Introduction to Stroke and Turn Judging
Good officiating is essential to running a quality swim meet and to producing reliable results.
Disqualifying swimmers for infractions is not meant to punish them but to maintain fairness to all swimmers. This protects swimmers who have worked hard to swim a technically correct stroke in the competition and educates the swimmers who commit infractions. Remember to always give the swimmer the benefit of any doubt if you are not sure of what you have seen.
A good Stroke & Turn Judge:
- Has a thorough knowledge of the rules
- Applies the rules fairly and consistently
- Studies the rules, attends training sessions and works regularly at meets to stay up to date with any changes
- Ensures that all swimmers receive an equal chance at success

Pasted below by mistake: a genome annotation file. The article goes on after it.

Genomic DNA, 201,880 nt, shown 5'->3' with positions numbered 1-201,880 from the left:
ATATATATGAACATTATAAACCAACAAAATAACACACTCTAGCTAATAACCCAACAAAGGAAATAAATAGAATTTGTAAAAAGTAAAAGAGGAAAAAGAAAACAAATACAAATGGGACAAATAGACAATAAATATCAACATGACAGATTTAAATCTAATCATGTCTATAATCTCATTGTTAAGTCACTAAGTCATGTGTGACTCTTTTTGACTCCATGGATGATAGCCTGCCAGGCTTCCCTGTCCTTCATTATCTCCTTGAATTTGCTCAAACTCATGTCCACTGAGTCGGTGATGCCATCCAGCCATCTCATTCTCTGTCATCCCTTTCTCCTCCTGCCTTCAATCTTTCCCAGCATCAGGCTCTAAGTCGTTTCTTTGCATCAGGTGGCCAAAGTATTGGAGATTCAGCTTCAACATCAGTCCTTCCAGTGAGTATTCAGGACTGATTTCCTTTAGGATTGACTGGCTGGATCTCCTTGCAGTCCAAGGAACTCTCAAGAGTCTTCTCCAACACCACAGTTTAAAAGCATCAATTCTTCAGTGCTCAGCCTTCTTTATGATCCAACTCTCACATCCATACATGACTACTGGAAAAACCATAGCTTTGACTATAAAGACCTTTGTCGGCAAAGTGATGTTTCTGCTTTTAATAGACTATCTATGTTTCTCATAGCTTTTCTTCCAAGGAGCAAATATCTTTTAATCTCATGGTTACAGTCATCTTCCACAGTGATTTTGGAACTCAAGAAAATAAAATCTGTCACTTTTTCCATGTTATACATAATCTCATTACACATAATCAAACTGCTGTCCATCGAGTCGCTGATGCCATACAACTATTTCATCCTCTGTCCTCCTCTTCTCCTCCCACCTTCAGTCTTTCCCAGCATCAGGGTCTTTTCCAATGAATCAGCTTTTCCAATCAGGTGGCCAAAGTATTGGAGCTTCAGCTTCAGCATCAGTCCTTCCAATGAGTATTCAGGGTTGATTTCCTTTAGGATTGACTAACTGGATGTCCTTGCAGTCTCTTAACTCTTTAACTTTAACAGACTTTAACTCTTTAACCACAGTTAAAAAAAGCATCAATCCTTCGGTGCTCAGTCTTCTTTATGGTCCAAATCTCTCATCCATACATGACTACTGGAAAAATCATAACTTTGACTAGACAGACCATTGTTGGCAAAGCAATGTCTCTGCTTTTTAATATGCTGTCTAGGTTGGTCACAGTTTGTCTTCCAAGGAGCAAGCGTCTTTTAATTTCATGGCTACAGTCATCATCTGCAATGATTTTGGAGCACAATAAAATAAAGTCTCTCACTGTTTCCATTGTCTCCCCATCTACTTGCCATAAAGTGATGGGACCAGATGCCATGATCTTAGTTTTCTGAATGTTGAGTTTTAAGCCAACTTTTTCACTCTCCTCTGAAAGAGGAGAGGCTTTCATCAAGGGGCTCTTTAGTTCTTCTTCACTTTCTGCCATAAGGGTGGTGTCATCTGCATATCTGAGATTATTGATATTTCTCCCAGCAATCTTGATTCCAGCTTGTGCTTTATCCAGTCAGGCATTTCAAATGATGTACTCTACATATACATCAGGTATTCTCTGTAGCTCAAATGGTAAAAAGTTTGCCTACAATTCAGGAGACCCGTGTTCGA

- Clearly observes an infraction that is judged to be a disqualification before reporting it and does not guess or anticipate
- Judges fairly and equally regardless of personal relationships with swimmers or clubs
- Gives all competitors equal coverage in observing their performance and does not concentrate on any one swimmer
- Does not look for reasons to disqualify
Stays Professional while on deck:
- Does not coach swimmers
- Refrains from cheering
- Controls their emotions
- Does not fraternize with swimmers, coaches or spectators during a competition
- Gives undivided attention from start to finish
- Admits a mistake if a wrong call is made
Please download the FINA rules link below. If you have any questions, watch the videos to see if this answers your questions. Always feel free to contact Jenny or Fran if you have any concerns.
FINA Rules of Swimming (updated September 2015)